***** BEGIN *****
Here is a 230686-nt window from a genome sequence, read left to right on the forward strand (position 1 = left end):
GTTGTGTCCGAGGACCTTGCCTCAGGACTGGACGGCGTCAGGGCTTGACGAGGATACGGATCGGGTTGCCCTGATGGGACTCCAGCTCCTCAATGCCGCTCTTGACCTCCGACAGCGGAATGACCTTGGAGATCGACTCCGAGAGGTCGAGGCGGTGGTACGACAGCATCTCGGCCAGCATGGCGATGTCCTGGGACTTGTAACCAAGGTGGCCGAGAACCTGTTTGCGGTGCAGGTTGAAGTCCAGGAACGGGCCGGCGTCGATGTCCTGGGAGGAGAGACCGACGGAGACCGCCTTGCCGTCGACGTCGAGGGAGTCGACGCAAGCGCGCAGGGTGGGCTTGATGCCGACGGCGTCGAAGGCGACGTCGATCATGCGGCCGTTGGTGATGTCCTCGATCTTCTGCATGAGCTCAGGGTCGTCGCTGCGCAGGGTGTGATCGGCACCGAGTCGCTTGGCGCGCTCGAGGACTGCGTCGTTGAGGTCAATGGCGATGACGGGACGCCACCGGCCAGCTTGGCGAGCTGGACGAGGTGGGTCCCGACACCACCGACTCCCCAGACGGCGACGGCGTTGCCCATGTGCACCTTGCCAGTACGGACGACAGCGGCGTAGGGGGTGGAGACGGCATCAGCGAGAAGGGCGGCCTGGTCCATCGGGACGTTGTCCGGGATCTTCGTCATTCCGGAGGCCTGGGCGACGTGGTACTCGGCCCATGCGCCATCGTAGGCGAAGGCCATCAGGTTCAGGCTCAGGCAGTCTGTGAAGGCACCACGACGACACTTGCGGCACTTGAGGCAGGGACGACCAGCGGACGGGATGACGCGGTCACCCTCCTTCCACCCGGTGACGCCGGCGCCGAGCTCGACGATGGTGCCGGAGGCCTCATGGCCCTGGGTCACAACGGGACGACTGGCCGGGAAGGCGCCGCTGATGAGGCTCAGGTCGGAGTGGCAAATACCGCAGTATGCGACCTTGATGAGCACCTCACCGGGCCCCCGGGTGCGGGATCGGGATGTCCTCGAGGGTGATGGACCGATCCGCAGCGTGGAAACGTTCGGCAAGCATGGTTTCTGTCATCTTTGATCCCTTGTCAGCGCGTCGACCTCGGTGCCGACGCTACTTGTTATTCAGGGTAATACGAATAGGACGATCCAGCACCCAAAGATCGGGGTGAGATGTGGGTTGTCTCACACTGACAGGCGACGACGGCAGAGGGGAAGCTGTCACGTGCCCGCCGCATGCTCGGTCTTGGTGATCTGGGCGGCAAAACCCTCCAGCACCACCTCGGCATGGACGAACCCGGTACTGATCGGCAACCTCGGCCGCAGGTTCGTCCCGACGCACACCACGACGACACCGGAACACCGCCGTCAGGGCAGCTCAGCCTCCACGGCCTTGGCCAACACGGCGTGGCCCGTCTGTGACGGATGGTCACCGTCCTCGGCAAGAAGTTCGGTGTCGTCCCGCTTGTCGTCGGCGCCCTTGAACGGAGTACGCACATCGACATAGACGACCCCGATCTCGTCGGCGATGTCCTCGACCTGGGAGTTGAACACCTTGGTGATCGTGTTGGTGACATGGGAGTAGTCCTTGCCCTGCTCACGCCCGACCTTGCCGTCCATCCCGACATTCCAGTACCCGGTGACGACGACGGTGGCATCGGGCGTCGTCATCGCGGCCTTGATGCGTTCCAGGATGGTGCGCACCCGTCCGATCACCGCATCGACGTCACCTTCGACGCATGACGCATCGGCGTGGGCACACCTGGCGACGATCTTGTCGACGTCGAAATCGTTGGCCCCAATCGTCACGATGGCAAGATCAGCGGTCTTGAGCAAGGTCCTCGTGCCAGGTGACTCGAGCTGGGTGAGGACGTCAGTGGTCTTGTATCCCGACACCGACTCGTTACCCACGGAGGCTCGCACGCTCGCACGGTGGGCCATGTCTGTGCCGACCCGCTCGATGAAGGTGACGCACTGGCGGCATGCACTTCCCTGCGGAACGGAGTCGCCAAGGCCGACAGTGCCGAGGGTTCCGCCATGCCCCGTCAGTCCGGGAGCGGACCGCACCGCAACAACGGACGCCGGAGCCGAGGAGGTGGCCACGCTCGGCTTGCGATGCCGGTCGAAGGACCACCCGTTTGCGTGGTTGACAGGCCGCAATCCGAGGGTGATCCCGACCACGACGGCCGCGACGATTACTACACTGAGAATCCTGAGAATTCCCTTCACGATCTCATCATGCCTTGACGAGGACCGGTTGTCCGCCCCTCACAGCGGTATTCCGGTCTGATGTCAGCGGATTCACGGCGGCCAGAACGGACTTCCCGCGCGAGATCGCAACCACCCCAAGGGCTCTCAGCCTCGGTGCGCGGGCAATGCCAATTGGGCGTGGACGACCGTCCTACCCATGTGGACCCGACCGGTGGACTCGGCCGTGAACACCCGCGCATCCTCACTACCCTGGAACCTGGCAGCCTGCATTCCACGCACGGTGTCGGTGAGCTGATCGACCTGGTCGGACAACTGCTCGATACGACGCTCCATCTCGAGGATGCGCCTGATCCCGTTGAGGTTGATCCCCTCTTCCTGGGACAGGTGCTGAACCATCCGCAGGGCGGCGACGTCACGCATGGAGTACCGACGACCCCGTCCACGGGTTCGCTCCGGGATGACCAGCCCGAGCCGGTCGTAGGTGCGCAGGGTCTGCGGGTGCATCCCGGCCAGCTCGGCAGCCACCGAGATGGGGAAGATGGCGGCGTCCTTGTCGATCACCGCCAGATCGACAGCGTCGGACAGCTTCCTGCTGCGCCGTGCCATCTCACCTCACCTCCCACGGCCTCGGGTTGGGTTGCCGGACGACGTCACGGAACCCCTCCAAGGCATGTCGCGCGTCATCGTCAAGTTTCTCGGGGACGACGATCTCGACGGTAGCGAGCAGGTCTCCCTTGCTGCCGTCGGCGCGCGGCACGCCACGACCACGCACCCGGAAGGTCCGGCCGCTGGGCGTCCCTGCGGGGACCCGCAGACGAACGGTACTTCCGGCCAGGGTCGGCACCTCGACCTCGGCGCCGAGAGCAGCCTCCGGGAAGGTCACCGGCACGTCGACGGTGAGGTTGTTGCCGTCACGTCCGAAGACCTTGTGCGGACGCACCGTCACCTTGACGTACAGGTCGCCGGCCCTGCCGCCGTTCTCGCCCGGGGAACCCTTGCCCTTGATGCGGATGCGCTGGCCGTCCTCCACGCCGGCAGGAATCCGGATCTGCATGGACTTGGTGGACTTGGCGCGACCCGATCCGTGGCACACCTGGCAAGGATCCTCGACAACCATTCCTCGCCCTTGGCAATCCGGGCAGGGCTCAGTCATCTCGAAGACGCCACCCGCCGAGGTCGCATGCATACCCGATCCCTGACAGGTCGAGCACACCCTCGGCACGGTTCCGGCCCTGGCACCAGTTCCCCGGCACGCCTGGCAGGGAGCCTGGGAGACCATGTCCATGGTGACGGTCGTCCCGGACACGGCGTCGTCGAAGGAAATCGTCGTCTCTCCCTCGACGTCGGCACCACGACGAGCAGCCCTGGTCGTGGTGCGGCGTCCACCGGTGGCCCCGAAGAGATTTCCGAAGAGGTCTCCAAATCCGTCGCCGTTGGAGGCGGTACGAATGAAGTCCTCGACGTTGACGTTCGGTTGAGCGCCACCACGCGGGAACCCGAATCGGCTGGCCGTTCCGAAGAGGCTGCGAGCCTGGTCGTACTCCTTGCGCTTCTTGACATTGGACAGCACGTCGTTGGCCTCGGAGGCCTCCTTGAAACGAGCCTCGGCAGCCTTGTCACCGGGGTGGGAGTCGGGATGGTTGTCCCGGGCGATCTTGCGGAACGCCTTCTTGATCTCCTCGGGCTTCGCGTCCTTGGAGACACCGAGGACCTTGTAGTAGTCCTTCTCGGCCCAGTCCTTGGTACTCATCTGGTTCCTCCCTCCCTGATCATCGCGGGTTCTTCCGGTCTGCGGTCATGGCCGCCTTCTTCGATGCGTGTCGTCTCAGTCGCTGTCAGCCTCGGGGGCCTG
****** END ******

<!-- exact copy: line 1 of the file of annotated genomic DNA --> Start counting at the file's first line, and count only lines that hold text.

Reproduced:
Here is a 230686-nt window from a genome sequence, read left to right on the forward strand (position 1 = left end):